Google purchased Android way back in 2005 when it was just a small start-up. Now, Android runs on 7/10 of the mobile devices on earth. All Android devices come preloaded with Google Maps and Google as the default search engine as part of their licensing agreement. This has allowed them to acquire users location data built-in with their purchase and establish themselves as the default search engine on the majority of the world's devices.
In the same year, Google signed a deal with Apple to be the default browser on Safari. At the time, Apple only made Mac devices. Two years later, when they released the iPhone, the deal still stood and look where we are today.
Where do we go next?
It's fair to say Google have some pretty advanced AI technology in the works, no doubt on its way to make our lives painstakingly easier. But at what cost is this lightning-quick information reaching us? When we interact with any Google product, we relinquish some of our privacy. All Google search engine activity can be traced back to your Google account, meaning they can track you from multiple angles, target you with ads and generally know what you're up to at all times; sounds great, right?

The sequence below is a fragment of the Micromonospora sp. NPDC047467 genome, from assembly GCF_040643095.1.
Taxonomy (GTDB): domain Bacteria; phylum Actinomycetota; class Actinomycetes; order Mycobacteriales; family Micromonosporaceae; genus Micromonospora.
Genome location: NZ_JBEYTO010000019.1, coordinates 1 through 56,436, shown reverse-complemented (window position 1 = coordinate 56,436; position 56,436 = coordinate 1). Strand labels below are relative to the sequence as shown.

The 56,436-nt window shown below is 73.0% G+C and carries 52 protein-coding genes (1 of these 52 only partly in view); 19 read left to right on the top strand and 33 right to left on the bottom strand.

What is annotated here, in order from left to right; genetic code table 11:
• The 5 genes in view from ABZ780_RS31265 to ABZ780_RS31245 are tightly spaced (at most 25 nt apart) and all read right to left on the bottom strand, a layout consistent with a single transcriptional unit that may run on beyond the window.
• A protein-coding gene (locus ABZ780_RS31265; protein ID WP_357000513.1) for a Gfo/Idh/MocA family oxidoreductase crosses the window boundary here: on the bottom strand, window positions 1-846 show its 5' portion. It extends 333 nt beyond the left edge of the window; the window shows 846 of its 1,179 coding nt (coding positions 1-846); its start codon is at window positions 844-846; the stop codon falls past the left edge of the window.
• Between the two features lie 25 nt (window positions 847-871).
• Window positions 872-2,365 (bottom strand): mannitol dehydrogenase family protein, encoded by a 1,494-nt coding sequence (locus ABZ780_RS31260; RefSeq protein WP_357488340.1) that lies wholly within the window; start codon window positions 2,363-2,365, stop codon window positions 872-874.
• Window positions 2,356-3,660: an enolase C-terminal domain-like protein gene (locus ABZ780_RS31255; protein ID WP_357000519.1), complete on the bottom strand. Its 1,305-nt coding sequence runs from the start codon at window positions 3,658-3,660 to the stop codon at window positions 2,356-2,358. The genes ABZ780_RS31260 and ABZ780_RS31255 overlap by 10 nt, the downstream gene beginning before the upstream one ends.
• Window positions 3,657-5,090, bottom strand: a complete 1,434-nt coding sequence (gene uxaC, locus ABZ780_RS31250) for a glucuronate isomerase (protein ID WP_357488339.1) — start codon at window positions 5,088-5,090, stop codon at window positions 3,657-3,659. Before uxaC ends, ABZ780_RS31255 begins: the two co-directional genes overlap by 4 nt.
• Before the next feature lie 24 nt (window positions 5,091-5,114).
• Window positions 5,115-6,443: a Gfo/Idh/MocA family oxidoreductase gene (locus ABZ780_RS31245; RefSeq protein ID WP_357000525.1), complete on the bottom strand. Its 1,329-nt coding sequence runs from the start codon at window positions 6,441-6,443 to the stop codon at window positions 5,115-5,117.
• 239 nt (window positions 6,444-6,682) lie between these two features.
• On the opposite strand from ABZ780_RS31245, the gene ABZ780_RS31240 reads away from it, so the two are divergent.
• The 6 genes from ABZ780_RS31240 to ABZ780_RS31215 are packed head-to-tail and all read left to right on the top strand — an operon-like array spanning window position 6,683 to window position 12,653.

There are options (good options!) to make your default browser that isn't google that will protect your privacy. Founded in 2009, Ecosia is a completely free browser that plants trees with the revenue it makes from your searches. They have already planted over 69 million trees, supported coffee farmers in Columbia, and protected Orangutans habits that are being destroyed for palm oil plantations.
The future may look like a Google verse, but we have the power to change it.